Railway Interchange: Wait until 2018 for infrastructure bill

Written by Railway Age Staff
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INDIANAPOLIS – It will likely be 2018 before Congress makes good on President Trump’s pledge to pass an infrastructure spending bill, according to a member of his inner circle, just one item on a long waiting list of legislative issues concerning the rail industry.

“Infrastructure is still on the President’s agenda, but it has faded in priority order, behind health care reform and tax reform,” said Scott Mason, senior policy advisor for the Washington office of law firm Holland & Knight and an original member of Trump’s Washington campaign team.

Mason spoke Monday at the Railway Supply Institute’s Advocacy Panel at Railway Interchange 2017.

“I think Congress and the President are still working on a trillion-dollar infrastructure bill, but they are focused not on the process but outcome,” Mason said. “There are multiple agencies working on it, from the Department of Energy to the Veterans Administration and others. I think second- or third-quarter 2018 would be a good time to pass it, then elected representatives can go back to their constituents ahead of the midterm election and say, ‘I got you a road, I got you a bridge.’

“At the end of the day, they [Congress] are going to have to pass a bill.”

It’s critical, Mason said, for RSI and other businesses to play a part in the process. “Your voice is also critical, and must be heard.”

Mason acknowledged that funding for infrastructure was expected initially expected to come from savings realized by repeal and replacement of the Affordable Care Act, and from tax reform legislation. Healthcare has been set aside for now, and tax reform is in process. Mason predicted a new tax bill could be passed as early as the fourth quarter of this year, or the first quarter of 2018 “at best.”

As well, there’s been little progress on RSI’s checklist of rail-related legislative issues that runs from Buy America, fair trade and rail capacity, to opposing increased truck weights and lengths, the short line tax credit, Positive Train Control, intercity passenger rail, hazmat tank cars and ECP brakes.

“There’s been a lot of output by us, but no outcomes,” said Mike Friedberg, also a senior policy advisor for Holland & Knight, and a member of its Transportation Team.

The House of Representatives last week passed its version of an omnibus appropriations bill with substantial funding for transportation including $900 million for Amtrak and the Northeast Corridor. “Hopefully, something will get done on this bill [by the Senate] in December,” he said, adding RSI has been invited to testify at rail infrastructure hearings in Washington.

As far as appropriations are concerned, the Trump Administration has created a private equity atmosphere with a view toward a return on investment, and not one of state subsidies. “Both House and Senate committees want a bill for, and support from, the rail industry, a grassroots effort to get action. We are a Trump industry, with good-paying jobs” he made a campaign issue.

At the same time, Friedberg said, nominees to head both the Federal Railroad Administration and Pipeline and Hazardous Materials Safety Administration continue to be held up by political opposition from New Jersey and New York representatives looking for federal monies for the trans-Hudson Gateway Project.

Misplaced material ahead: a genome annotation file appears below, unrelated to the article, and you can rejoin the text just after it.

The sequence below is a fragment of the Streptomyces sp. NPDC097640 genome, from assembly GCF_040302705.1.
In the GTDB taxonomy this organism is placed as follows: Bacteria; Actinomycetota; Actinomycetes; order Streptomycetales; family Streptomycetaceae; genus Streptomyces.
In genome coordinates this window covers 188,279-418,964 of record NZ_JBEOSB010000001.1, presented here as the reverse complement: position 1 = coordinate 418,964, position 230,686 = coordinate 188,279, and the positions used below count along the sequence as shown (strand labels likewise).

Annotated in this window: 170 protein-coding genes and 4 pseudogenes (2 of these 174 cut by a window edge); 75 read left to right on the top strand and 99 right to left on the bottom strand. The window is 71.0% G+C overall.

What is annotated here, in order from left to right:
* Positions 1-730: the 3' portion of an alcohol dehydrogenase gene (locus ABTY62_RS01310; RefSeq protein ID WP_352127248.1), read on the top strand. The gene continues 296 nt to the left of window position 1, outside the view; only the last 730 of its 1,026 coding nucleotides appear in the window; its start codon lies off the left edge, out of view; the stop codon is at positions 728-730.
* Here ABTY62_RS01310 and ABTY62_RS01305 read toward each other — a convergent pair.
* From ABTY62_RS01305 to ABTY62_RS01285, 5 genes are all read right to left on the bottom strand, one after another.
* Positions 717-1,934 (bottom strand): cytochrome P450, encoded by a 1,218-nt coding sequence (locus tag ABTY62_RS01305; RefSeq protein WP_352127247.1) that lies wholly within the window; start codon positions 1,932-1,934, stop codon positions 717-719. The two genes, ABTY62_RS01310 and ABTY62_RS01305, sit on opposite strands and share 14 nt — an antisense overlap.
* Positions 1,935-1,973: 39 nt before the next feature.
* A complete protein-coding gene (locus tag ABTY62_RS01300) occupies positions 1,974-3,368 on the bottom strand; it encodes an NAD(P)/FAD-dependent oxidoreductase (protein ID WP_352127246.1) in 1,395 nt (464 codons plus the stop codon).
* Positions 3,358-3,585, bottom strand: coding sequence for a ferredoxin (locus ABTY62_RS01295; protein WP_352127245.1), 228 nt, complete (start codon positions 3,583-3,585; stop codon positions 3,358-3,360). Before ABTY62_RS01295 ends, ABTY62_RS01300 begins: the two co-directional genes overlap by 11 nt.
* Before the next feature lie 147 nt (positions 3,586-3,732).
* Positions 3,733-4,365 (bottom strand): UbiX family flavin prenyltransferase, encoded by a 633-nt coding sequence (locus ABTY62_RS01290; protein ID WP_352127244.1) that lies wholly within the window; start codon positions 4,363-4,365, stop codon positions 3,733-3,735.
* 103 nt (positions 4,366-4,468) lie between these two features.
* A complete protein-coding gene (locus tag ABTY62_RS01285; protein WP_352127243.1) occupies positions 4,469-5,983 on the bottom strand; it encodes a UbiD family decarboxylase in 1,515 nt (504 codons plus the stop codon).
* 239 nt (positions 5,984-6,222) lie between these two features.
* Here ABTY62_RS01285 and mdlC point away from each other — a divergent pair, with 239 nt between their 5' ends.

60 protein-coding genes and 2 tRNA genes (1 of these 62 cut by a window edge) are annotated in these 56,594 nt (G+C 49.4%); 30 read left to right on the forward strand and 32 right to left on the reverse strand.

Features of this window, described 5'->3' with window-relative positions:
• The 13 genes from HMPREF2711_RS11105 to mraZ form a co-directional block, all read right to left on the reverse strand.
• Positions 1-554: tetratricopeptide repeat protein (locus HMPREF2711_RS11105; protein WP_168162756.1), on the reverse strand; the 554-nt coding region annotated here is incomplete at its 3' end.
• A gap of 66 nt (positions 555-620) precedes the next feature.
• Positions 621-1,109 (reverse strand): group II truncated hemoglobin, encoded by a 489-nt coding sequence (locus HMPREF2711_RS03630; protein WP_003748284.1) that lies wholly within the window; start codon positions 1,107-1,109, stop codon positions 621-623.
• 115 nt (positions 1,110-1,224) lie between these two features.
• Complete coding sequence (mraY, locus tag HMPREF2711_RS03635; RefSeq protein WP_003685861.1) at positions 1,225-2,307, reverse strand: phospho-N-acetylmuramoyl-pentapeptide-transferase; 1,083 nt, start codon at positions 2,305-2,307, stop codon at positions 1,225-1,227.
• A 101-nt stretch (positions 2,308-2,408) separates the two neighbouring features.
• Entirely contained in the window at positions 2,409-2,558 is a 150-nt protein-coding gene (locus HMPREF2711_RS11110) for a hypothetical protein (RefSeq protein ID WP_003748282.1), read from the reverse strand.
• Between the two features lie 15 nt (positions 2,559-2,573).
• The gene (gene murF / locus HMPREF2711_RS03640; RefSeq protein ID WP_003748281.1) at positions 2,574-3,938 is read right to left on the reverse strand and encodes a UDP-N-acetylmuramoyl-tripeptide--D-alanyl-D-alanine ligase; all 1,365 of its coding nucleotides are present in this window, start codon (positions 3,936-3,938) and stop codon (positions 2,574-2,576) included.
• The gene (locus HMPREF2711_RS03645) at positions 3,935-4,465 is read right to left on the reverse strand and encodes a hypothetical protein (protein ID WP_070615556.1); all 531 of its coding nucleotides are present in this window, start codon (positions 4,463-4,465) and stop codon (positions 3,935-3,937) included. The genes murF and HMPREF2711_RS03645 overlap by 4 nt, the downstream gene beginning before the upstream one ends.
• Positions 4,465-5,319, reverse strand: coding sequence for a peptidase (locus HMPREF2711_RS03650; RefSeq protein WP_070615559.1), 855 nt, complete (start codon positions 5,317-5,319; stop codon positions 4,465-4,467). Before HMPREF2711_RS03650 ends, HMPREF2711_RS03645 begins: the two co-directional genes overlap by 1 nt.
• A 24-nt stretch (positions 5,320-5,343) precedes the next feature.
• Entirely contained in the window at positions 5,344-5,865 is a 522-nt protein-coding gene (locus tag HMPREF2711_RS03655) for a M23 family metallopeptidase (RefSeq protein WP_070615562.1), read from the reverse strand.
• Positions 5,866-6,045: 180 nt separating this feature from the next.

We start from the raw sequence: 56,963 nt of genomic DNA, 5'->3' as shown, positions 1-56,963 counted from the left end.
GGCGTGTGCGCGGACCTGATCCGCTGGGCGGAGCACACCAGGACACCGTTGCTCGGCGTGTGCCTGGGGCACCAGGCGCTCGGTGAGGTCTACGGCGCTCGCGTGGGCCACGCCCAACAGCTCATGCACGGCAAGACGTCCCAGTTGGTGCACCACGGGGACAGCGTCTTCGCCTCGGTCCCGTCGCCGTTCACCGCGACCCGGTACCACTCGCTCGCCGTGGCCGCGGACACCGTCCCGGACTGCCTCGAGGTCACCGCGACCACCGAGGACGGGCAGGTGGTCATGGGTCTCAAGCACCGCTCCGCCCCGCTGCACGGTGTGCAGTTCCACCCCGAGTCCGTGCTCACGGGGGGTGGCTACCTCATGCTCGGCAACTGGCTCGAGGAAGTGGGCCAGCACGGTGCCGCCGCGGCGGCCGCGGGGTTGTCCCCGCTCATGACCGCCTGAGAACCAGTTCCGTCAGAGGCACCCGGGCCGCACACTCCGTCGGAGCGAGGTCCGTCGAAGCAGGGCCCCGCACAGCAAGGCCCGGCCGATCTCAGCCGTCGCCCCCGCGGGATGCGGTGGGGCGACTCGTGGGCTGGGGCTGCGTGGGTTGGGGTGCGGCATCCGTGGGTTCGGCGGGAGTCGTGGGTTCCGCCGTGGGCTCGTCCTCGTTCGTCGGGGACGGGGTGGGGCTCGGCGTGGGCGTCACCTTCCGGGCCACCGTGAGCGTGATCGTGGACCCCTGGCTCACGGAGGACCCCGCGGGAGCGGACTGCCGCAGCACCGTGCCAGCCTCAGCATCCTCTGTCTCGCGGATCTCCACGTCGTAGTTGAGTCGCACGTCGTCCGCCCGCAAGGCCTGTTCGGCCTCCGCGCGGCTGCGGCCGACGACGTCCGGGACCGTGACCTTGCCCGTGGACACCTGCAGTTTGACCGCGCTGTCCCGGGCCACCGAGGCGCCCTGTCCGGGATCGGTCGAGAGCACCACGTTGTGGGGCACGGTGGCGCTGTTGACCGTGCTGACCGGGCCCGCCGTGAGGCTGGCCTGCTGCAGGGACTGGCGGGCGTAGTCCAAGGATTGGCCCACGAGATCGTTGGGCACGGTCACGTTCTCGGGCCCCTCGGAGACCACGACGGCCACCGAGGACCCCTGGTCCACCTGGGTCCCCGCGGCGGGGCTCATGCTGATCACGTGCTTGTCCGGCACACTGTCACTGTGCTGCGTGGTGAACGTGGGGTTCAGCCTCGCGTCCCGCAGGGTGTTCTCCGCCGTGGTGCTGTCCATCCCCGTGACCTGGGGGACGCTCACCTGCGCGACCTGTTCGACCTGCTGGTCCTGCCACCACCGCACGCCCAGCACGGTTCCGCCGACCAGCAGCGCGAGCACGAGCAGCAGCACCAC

Panelist Chuck Baker, a partner at Chambers, Conlin & Hartwell who represents the National Railroad Construction & Maintenance Association, and the American Short Line & Regional Railroad Association, said that renewing the short line investment tax credit, known as 45G, is “the first, second and third priority” in Washington for short lines. “We would like to see 45G made permanent as part of tax reform, that’s Plan A,” Baker said. “Plan B would be some other kind of tax reform. Plan C is the fabled infrastructure bill. It’s all unclear and keeps me up at night.”

Baker said his groups will continue to fight efforts by motor carriers to raise nationwide truck weights to 91,000 pounds, as well as the perennial issue of federal approval to operate twin 33-foot trailers. He observed that Sen. Richard Shelby (R-Ala.), is likely the next chairman of the Senate Appropriations Committee, and a supporter of twin 33’s, “so that’s a fight we’ll take into 2019, if the GOP holds the Senate [in the 2018 midterm elections].

As far as the federal regulatory environment for rail, Baker “feels good” about the remainder of 2017 and into 2018,“ and that rail will maintain its post-Staggers Act “’win streak,’ although our friends at CSX aren’t making our job any easier over the past couple of months.”

Baker said the Class I railroads are on schedule to meet the 2018 federal deadline for implementation of Positive Train Control, but that short lines and commuter lines aren’t. “There are going to be a lot more conversations about what to do with folks who won’t meet the deadline, such as commuter operators who run on Class I railroads. There could be a “‘not on my PTC property’ attitude, and a problem one day.”

Panelist Anne Canby, founder and director of the OneRail Coalition, called out the “huge imbalance” in government investment in highway, air and rail. To get the message out, OneRail will hold a rail infrastructure forum, pointing out “the industry’s good-paying jobs in the constituency that elected the President.”

“The industry should let people know the role rail plays, and about how it keeps the country moving forward,” Canby said.

Editor’s Note: This article includes a correction to state that the infrastructure bill would be passed in 2018. 


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